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Bio Security Constrains In Your Export Market

Bio Security Constrains In Your Export Market
From left Anuj Patel, Nouzab Fareed and Praveen Narayan.
September 05
09:46 2015

A lot of issues on biosecurity for exporters which have surfaced recently.

One of the latest incidents was the past month when Fiji endured a temporary and soon lifted suspension on four vegetable and fruit item imports into New Zealand.

This managed to generate a lot of queries of the biosecurity measures and what Fijian authorities can do to help minimise the issue.

Since a lot of issues arise from the fresh agricultural exports, there is continuous assistance from the government to help eliminate rejection of goods.

The Biosecurity Authority of Fiji to begin with, conducts various workshops with farmers and exporters to help educate and prepare them for the export market.

The Ministry of Agriculture is also lending a hand.

Over the course of two weeks, the Ministry, with the help of Pacific Island Private Sector Organisation (PIPSO), organised an Agribusiness Exporters Symposium.

The symposium served as a platform for farmers, exporters, freight services and custom brokers to engage in discussions and voice their concerns and opinions of various issues regarding biosecurity.

This week Sun Business spoke to various exporters to voice their opinions and concerns of the challenges they face with biosecurity.

 

What are some bio security constrains you face in your export market? Which of the export markets has the most stringent measures?

 

There are plenty challenges as such but I think I mentioned Biosecurity Authority of Fiji is assisting us a lot from the perspective of PNG and they have been talking to the National Agent of Quarantine.

The Biosecurity Authority of Fiji is working with them to help gather information and clarity. One of the issues is out of the agency; it is in PNG parliament actually.

We are very happy with the local agents as they have been doing a very good job.  But there are a lot of challenges.

Nouzab Fareed

Fijian Holdings Group chief executive officer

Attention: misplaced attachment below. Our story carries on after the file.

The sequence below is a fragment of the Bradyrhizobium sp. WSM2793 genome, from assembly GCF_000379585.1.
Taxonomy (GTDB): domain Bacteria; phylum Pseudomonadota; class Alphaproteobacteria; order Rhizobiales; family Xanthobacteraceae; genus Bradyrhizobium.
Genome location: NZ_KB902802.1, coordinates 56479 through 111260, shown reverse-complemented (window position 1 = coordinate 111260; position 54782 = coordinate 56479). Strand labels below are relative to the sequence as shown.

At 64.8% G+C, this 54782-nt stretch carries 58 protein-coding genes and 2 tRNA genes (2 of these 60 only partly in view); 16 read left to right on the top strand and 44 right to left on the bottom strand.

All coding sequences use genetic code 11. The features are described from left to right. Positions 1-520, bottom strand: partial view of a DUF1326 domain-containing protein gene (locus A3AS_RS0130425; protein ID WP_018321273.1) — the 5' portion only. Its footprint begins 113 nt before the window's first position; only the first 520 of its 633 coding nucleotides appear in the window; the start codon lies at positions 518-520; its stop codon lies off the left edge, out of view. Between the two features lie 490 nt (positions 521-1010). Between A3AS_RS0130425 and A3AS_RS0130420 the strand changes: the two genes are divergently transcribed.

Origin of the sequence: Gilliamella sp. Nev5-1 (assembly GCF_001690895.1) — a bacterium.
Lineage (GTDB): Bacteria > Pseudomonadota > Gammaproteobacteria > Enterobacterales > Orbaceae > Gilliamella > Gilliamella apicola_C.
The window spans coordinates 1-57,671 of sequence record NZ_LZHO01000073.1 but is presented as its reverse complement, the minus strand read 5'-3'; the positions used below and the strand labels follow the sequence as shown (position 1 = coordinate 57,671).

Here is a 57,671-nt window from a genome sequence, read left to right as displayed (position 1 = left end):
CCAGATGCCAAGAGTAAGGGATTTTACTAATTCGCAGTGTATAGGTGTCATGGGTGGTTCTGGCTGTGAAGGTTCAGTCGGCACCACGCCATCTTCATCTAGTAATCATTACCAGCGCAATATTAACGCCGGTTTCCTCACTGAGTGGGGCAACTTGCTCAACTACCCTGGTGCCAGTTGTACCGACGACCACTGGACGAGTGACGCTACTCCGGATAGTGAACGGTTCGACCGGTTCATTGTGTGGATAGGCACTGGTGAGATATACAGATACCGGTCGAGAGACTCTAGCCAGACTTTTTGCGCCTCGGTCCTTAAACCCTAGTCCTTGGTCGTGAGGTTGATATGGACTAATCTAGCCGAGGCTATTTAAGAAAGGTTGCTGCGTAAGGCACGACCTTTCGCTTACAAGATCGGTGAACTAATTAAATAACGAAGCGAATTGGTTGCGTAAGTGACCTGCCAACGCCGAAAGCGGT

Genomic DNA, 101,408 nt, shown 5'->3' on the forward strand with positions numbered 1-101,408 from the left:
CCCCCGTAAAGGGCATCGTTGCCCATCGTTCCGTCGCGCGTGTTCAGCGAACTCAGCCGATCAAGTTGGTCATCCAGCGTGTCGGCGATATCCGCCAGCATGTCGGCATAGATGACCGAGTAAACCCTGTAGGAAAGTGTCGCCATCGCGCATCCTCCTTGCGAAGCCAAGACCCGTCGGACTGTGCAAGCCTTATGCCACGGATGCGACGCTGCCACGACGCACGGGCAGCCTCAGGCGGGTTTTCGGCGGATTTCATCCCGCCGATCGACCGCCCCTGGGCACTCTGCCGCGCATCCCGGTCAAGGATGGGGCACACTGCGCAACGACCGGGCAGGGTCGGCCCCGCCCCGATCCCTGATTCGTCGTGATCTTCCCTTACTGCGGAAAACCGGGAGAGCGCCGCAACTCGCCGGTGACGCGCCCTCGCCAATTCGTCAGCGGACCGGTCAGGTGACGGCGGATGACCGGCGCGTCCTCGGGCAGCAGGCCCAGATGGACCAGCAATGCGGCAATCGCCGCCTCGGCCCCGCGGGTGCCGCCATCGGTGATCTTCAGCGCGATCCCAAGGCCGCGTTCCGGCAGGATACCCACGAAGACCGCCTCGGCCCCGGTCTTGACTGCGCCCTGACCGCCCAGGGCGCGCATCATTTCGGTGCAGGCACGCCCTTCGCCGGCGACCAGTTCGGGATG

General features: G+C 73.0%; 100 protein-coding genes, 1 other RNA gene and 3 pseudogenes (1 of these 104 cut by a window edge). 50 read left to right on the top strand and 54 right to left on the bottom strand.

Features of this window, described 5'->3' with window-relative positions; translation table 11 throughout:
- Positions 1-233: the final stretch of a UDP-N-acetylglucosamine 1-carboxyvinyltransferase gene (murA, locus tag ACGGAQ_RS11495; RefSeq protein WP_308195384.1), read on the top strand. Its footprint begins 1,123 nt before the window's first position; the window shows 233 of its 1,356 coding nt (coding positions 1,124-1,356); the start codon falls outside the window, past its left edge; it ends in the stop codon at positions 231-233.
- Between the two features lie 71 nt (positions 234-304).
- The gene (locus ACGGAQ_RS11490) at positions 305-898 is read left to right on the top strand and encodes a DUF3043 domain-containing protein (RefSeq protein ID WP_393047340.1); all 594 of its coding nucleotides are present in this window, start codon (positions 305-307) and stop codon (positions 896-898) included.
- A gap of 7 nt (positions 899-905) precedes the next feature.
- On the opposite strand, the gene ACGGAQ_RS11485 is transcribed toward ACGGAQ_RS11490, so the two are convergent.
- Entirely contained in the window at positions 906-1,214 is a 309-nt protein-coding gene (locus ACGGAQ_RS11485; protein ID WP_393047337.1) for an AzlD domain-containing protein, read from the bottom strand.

For biosecurity authority, it is better if they coincide with the MPI and have a workshop all around Fiji for the farmers.  This would be to teach them what kind of methods they can use in the farm.

This way we don’t get affected because once we pour something in the soil and it goes in you cannot undo that. However, if these workshops were to occur, it should be funded by the Ministry and not the farmers.The market is growing and the plan that is given by the Bainimarama Government for loophole policy is in the roll. The onus is on the Agriculture Ministry to help the farmers upgrade their skills, have workshops and so that we don’t have this problem.

I export to New Zealand and America and the tougher market would be America because there are a lot of laws we need to deal with them and there’s a lot of paper work to be done.

It is easy because the work of the Bainimarama Government, we have the BioSecurity, the Ministry of Agriculture and then you have the trade, those are the people who help you, we have the right paperwork done, we go to them and we have everything done for you.

Praveen Narayan

Greengold Kava in Savusavu

 

Communication (breakdown) – The discussion or the agreement between both parties is not portrayed to their colleagues. We import chicken flavours for chips which does not contain animal fat and the relevant documents were submitted at first import but they fail to inform their colleagues. Which become a barrier if we don’t represent the same at border clearance on every importation.

Lack of Awareness – enforcement of new fee & procedure without consultation with stakeholder or their representative (brokers).

Poor in record keeping – E.g. Manual record keeping which results us to manage their accounting system. Delays border clearance, affects our production at times

Lack of staffs which results poor service at border clearance. E.g. screening cargos for 100% inspection and fail to provide officer when de-stuffing of cargoes

Double dipping – applies to import goods LCL cargo at CFS. E.g. CFS Operator pays inspection fee for de-stuffing CONTAINERS and at time of clearance we pay inspection fee again

Our cost of doing business is more – E.g. we have approved place to do fumigation and different rate is charged to us compared to other approved places. (Wharf/ CFS)

Currently we export to 21 countries. In terms of Countries import regulations, these markets would qualify under strict measures: Australia/ NZ/ Tahiti/ Wallis & Futuna

Port Weight Restrictions, fumigation at Country of Origin a must and not at port of discharge, clean Units (no dirt on containers)/ food grade, restriction on certain product ingredients which limits the variety of products we sell into a particular country and packaging.

Anuj Patel

FMF Group General Manager

 

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